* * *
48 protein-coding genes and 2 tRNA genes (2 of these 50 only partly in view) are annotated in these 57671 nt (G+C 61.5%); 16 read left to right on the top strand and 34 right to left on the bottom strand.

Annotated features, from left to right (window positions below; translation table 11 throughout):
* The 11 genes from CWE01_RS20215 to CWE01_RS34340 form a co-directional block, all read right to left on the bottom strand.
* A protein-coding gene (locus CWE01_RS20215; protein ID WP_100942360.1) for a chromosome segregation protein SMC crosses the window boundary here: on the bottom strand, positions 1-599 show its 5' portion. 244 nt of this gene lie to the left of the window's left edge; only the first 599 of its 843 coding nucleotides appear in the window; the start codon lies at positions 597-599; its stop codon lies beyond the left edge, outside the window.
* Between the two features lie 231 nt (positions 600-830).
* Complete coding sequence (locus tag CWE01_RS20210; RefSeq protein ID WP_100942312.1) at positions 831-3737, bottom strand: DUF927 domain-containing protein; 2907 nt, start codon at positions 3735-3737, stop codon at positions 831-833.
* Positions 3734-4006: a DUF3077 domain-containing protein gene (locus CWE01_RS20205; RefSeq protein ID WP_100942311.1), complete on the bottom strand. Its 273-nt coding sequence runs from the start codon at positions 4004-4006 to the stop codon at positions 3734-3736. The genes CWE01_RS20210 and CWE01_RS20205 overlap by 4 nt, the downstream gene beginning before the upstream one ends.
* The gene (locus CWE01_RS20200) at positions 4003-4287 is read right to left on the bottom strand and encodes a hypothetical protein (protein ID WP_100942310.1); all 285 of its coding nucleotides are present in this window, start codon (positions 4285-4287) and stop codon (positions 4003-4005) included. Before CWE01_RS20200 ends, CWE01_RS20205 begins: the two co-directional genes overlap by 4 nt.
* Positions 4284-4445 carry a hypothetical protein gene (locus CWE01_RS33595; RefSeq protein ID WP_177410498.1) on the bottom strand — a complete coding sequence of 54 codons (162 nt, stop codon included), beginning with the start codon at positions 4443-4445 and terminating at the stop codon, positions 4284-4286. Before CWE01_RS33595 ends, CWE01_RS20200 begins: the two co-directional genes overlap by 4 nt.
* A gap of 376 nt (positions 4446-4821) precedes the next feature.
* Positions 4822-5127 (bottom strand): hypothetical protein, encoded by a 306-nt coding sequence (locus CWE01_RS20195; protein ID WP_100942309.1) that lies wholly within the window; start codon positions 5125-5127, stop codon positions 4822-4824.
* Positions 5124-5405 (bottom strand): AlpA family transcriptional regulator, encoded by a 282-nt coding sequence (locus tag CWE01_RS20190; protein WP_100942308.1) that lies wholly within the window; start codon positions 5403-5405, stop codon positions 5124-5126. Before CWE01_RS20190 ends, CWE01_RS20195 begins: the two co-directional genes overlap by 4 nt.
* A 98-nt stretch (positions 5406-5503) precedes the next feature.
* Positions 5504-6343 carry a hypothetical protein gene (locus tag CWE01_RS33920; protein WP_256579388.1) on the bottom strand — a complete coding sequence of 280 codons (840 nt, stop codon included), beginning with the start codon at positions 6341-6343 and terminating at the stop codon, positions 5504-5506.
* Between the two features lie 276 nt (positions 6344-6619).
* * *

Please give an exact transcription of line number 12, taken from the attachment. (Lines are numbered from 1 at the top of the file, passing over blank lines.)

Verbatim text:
* Positions 5124-5405 (bottom strand): AlpA family transcriptional regulator, encoded by a 282-nt coding sequence (locus tag CWE01_RS20190; protein WP_100942308.1) that lies wholly within the window; start codon positions 5403-5405, stop codon positions 5124-5126. Before CWE01_RS20190 ends, CWE01_RS20195 begins: the two co-directional genes overlap by 4 nt.